But hey, we can all wait for Apple to do it first (as the rumors suggest they are considering) and then get frustrated when Android OEMs scramble to catch up.

          • Good_Ole_Pinocchio

            Fair argument. And we’ll definitely see how it works out for Apple. Especially if they go 4.7 and 5.5 like the leaks suggest.

          • xpyroxcorex

            Tell that to TV manufacturers

          • Good_Ole_Pinocchio

            I don’t see the connection with TV makers.

          • xpyroxcorex

            “Screen size alone doesn’t have any significant impact on price.”
            It bumped my comment to the bottom

          • James

            I see what you’re saying, but it’s an apples and oranges comparison. There are definitely costs involved when moving past a certain point in both directions – smaller and larger.

            Plus, nobody’s carrying a TV around in their pocket all day, so things like weight get taken out of the equation.

    • The real problem is making flagships too big. Flagship devices should be the kind that fit in your hand nicely, but still offer plenty of screen real estate. To me, and granted I haven’t held it, the G3 seems a tad too big. Mostly, I think it’s too big horizontally. Vertically it may be okay, but I can’t tell as of yet.

      I think somewhere in the 5-5.2″ range is the sweet spot, with minimal bezel of course.

      • gg_money

        between nexus 5 and gs5 are perfect sizes, i have large hands and the note 3 was great and all, but in terms of pocket-ability its right on the edge of unacceptable

      • malcmilli

        the g3 feels so comfortable…. the ONLY issue i have is that i have to stretch to reach the very first column on the keyboard. I’m willing to do that though. There’s a one handed mode where they make the keyboard less wide so you can easily reach everything, but that isnt as pretty.

      • Kerry Davies

        The G3 doesn’t actually seem as big as it is, they did a good job with managing space. They added a feature where you could customize the on screen keys, but doing this they showed us that there phone was too big to use by adding a task bar drop down button. I think the sweet spot is between the 4.7 and 5in spot. If the phone keeps the shape of a small screen like the Xperia compact it can seem small, but uses the entire front of the phone for screen size then the phone will feel massive without being so.

    • Omar Amer

      actually, depending on the screen’s resolution.. it actually is hard. plus, doing that tend’s to impede on the other phone’s market. different phones for different markets.

      • James

        Manufactures are perfectly capable of making screens with solid resolutions and quality in the 4-4.7 in range. And we don’t know if it cannibalizes profit, because no one has really done it yet.

        Not to mention, more than a couple OEM’s see a place for “phablets” (Galaxy Note) as well as flagships (Galaxy S) that both have great specs. Why not a smaller version?

      • Kerry Davies

        I dont think this hurts other markets the people they think are buying these smaller flagships would never spend the money it cost to buy one of these when they could pick something like a moto G up. The people who want mini phones are asking for the same thing as people who want the flagship, all of the power and specs with a phone that is manageable to hold and use. Side not why is the screen on this 720p many phones have had 5in screens and yet they had 1080p screens.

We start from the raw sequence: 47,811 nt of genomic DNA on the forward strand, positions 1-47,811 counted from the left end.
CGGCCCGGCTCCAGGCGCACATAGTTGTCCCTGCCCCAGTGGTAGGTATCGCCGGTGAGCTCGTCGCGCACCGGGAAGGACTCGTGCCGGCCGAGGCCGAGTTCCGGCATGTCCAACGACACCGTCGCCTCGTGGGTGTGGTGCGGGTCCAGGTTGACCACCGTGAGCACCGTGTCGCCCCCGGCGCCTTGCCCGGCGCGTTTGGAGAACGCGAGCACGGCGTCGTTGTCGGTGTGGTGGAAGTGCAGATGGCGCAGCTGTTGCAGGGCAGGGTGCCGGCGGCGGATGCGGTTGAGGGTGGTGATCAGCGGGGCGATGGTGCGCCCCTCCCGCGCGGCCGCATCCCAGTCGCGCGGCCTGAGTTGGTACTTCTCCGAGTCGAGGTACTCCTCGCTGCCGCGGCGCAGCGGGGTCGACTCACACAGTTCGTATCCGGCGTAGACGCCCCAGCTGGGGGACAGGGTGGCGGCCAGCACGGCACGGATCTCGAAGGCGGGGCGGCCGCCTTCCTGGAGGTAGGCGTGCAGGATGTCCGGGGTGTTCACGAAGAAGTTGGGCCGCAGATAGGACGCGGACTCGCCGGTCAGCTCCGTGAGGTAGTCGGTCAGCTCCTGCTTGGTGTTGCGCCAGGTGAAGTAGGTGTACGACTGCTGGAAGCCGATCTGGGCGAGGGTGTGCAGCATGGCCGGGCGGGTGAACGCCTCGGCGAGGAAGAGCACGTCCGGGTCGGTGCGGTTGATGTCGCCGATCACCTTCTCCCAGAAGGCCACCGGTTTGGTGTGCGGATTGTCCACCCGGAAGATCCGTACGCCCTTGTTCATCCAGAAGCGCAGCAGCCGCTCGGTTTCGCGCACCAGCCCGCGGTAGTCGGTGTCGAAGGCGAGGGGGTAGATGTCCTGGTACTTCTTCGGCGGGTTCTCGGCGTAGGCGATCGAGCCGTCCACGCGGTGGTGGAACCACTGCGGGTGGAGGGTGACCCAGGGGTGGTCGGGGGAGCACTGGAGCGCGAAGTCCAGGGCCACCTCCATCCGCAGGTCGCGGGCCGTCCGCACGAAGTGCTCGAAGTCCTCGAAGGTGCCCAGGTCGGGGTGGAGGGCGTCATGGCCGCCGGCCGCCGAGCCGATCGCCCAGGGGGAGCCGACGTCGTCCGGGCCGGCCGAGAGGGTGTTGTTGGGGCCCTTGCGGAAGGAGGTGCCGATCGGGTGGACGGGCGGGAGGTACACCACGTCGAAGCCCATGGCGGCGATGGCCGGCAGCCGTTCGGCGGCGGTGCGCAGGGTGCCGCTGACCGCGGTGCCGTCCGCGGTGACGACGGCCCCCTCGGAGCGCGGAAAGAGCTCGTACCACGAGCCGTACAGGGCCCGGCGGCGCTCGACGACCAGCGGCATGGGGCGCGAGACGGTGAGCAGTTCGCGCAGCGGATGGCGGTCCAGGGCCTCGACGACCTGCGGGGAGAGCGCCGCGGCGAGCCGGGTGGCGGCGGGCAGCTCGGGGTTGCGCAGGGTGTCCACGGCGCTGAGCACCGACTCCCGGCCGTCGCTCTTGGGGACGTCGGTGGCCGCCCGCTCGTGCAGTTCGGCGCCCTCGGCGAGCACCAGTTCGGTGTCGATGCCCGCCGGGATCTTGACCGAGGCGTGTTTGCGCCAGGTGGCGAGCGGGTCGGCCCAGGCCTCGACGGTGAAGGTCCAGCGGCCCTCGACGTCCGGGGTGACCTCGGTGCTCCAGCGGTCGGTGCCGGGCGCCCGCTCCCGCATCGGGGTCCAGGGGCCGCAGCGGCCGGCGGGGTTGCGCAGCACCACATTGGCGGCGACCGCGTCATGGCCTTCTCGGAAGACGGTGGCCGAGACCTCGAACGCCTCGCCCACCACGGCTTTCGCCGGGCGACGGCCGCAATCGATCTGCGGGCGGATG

• SeanPlunk

      OEM’s should make a 3 phone product line with the exact same internals.

      Something like:
      Mini – 4.3″ to 4.7″
      Normal – 4.8″ – 5.2″
      Large – 5.3″ to 6″

      Obviously the screen sizes are somewhat arbitrary and would depend on bezel size, etc, but the strategy seems sound.

      Release them at the same time, once a year. Done.

      • RoboCop

        Motorola Droid Mini, Ultra, Maxx was kinda like that, 4.3 and 4.7 but with all the same internals and screen. The maxx just had the crazy battery and better build.

        • Jeremy Michael Hobbs

          Love my Droid Mini. Great device.

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        • TC Infantino

          The Maxx and Ultra have 5″ screens.

    • not that hard? you must be a really smart engineer. No, its really not that easy to do what you’re asking.

      • James

        You’re kidding, right? No one is talking about miniaturizing components more than is already industry standard. iPhone, Moto X, the Xperia minis all show it can be done. OEMs simply haven’t shown the will to do so. But thanks for that snarky, if entirely off base, comment.

        • They can do it because they wanted to do it, and spent the resources to do it, but it requires components to be redesigned for a smaller house, which then requires different assembly lines and a new set of manufacturing guidelines and setups to do so, and so on. It ain’t as easy as “just do it” as a lot of people think it is. Sure it can be done, but tis not an overnight “just do it” like everyone wants. Requires work and planning. Snarky comment sure, not off base.

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    • Guest

      Z1 Compact owner here, it’s already been done.